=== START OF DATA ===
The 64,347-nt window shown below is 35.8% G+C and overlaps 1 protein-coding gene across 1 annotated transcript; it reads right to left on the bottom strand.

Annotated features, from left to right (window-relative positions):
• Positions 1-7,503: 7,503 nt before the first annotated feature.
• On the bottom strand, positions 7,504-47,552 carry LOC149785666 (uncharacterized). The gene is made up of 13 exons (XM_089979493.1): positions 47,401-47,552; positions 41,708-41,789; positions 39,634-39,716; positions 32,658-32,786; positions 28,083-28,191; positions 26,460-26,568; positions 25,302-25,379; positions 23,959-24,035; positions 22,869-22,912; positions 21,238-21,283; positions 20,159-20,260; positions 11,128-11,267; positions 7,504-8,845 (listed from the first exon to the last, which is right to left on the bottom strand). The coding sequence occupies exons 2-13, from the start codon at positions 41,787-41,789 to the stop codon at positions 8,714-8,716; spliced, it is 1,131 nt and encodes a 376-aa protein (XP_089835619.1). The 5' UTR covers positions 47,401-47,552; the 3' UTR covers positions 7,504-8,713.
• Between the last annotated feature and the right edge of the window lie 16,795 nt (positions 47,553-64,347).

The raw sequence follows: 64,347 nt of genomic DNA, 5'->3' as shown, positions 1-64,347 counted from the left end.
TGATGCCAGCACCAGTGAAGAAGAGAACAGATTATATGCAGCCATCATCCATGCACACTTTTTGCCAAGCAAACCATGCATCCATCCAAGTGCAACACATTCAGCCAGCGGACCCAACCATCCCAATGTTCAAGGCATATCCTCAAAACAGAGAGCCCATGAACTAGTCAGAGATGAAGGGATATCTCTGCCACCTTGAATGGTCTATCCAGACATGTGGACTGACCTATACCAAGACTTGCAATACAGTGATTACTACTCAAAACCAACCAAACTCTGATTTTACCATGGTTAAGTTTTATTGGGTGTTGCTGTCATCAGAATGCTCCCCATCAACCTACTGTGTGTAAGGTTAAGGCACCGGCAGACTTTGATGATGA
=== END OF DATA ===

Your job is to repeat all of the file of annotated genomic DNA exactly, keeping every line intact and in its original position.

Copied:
The 64,347-nt window shown below is 35.8% G+C and overlaps 1 protein-coding gene across 1 annotated transcript; it reads right to left on the bottom strand.

Annotated features, from left to right (window-relative positions):
• Positions 1-7,503: 7,503 nt before the first annotated feature.
• On the bottom strand, positions 7,504-47,552 carry LOC149785666 (uncharacterized). The gene is made up of 13 exons (XM_089979493.1): positions 47,401-47,552; positions 41,708-41,789; positions 39,634-39,716; positions 32,658-32,786; positions 28,083-28,191; positions 26,460-26,568; positions 25,302-25,379; positions 23,959-24,035; positions 22,869-22,912; positions 21,238-21,283; positions 20,159-20,260; positions 11,128-11,267; positions 7,504-8,845 (listed from the first exon to the last, which is right to left on the bottom strand). The coding sequence occupies exons 2-13, from the start codon at positions 41,787-41,789 to the stop codon at positions 8,714-8,716; spliced, it is 1,131 nt and encodes a 376-aa protein (XP_089835619.1). The 5' UTR covers positions 47,401-47,552; the 3' UTR covers positions 7,504-8,713.
• Between the last annotated feature and the right edge of the window lie 16,795 nt (positions 47,553-64,347).

The raw sequence follows: 64,347 nt of genomic DNA, 5'->3' as shown, positions 1-64,347 counted from the left end.
TGATGCCAGCACCAGTGAAGAAGAGAACAGATTATATGCAGCCATCATCCATGCACACTTTTTGCCAAGCAAACCATGCATCCATCCAAGTGCAACACATTCAGCCAGCGGACCCAACCATCCCAATGTTCAAGGCATATCCTCAAAACAGAGAGCCCATGAACTAGTCAGAGATGAAGGGATATCTCTGCCACCTTGAATGGTCTATCCAGACATGTGGACTGACCTATACCAAGACTTGCAATACAGTGATTACTACTCAAAACCAACCAAACTCTGATTTTACCATGGTTAAGTTTTATTGGGTGTTGCTGTCATCAGAATGCTCCCCATCAACCTACTGTGTGTAAGGTTAAGGCACCGGCAGACTTTGATGATGA